About The Ikes and Flyin' The Spaceship
Although The Ikes have known each other for years and played together many times The Ikes pretty much started in 2014 when Phil Bosley, Matt Keighan and Mike Maves the had the opportunity to make sound track music and bumpers for Secret Golf's The Rural Golfer which aired on RFD TV and Secret Golf with Steve Elkington which originally aired on CBS Sports, and can now be seen on Amazon Prime and of course at SecretGolf.com
The future Ikes gathered together to write and record music for the shows at Matt Keighan's studio AudioMat in Niagara Falls. A year later the show and Secret Golf was expanding and Mike built Secret North Studio to do both audio and video production for Secret Golf. It was during a break in production in 2015 that the Ikes were formed and the bed tracks for Flyin The Spaceship were recorded at Secret North...More on how that all happened soon but for now here's a taste of the music that Phil, Matt and MIke were making for television and the web.
Check out this link and watch the first episode of the Rural Golfer to get a taste of the music the boys created for the show
Secret Golf Episode 1 The Rural Golfer
Our version of "Cosmic" is a little different, and maybe a tad Canadian but one thing that's certain is that cosmic only really seems to happen when people all play together in a room and just keep at it till they all catch that cosmic wave together... That's how we like to make records....The Ike's learned the importance of that many years ago from the great Gregg Dechert .... We'll be talking about more Gregg in future posts.
"I can teach you everything I know in an hour. Everything. That’s how simple it is to make records. Nowadays, buddy, the technician is in control of the medium. They try to make out like it’s black magic, or flyin’ a spaceship. I can teach anybody on this planet how to fly the spaceship. If you look at the modern console, there’ll be thirty knobs – high frequency, low frequency, mid frequency, all notched in little tiny, tiny, teeny tiny degrees – and it’s all bullshit. All this stuff doesn’t matter, and you can’t be intimidated. You just ignore it – all of it.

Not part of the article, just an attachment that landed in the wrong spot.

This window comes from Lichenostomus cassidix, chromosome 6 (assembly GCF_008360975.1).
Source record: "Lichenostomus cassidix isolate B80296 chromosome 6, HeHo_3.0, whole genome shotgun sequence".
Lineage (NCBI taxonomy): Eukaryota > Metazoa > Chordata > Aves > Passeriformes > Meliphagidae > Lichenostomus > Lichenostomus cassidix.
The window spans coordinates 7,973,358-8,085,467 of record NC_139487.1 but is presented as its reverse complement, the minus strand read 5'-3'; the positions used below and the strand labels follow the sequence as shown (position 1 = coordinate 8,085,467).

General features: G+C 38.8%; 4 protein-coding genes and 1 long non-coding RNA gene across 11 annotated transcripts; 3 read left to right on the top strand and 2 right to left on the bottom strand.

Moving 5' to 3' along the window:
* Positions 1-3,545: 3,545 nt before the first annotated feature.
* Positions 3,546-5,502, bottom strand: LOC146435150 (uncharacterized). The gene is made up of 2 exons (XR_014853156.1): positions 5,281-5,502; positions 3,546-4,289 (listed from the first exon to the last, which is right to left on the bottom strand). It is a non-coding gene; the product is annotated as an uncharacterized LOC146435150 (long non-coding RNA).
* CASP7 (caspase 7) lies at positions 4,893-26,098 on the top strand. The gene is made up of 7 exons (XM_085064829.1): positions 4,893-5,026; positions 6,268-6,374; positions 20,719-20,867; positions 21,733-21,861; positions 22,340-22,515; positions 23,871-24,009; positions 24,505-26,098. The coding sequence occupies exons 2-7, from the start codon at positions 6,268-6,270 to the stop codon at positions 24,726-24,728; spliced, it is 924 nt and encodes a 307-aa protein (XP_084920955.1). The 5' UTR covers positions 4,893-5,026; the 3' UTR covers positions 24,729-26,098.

I walk into studios with the biggest console known to mankind, and I ask for the schematic and say, “Can you patch from here to here and eliminate the ENTIRE board?” I just run it right into the tape machines. All the modern consoles, they’re all made by hacks, they’re not worth a shit, they sound terrible. None of it touches the old tube stuff – like the green board from Heider’s. It has two tone controls – high end, low end and a pan knob – and that’s it. I had great good fortune when I was a kid and started makin’ records. I made ‘em at Wally Heider’s, Gold Star, so all the people that taught me were Frank Dimidio, Dave Gold, Stan Ross, Dean Jensen – these guys were the geniuses of the music business, still are.
They taught me more about sound and how sound is made and the principles of doing it, and it’s unshakably correct what they said to me: You get a great sound at the source. Put the correct mike in front of the source, get it to the tape the shortest possible route – that’s how you get a great sound. That’s how you do it. All other ways are work. The biggest moment of my life – the one I haven’t been able to get past every, really – is 1961, when I first got to L.A. I got invited to Radio Recorders to see Ray Charles, and I walk into the studio, and Ray’s playin’ all the piano parts with his left hand, reading a braille score with his right hand, singing the vocal live while a full orchestra played behind him. So I sat there and I watched. And I went, “This is how records are made. Put everybody in the fuckin’ room and off we go.” In those days everybody knew they had to go in, get their dick hard at the same time and deliver. And three hours later they walked out the fuckin’ door with a record in their pocket, man.
Of course, in those days they didn’t have eight- , sixteen- , twenty-four- , forty-eight- , sixty-four-track, ad nauseum, to fuck people up, and that is what fucked up the recording business and the musicians of today, by the way – fucked ‘em all up to where they’ll never be the same, in my opinion. People realized they could do their part…later. Play their part and fix it later. And with rock and roll, the more you think, the more you stink.
It’s very easy for people to forget what rock and roll really is........."
Rock and roll is not sedate, not safe, has truly nothin’ to do with money or anything. It’s like wind, rain fire – it’s elemental. Fourteen-year-old kids, they don’t think, they feel. Rock and roll is fire, man, FIRE. It’s the attitude. It’s thumbing you nose at the world.
It’s a load. It’s such a load that it burns people out after a few years. Even the best of ‘em burn out. People get old – they forget what it’s like to be a kid, they’re responsible, they’re this and they’re that…. You can’t have it both ways. You’re a rock and roller. Or you’re not.
I wanna tell you something’: Neil’s never been insecure about anything in his fuckin’ life. First among equals is Neil Young, and it’s always been that way. When Neil’s got his ax in hand, it’s like the Hulk. His aura becomes solid – he becomes eight feet tall, six feet wide. The only guy other than John Lennon who can actually go from folk to country to full orchestra. The only guy. I think when it’s all written down, he will unquestionably stand in the top five that ever made rock and roll."
David Briggs from the Neil Young Biography Shakey [pp. 263 – 264].
If you want to read the book....and it is a very good read have a go via the amazon link below....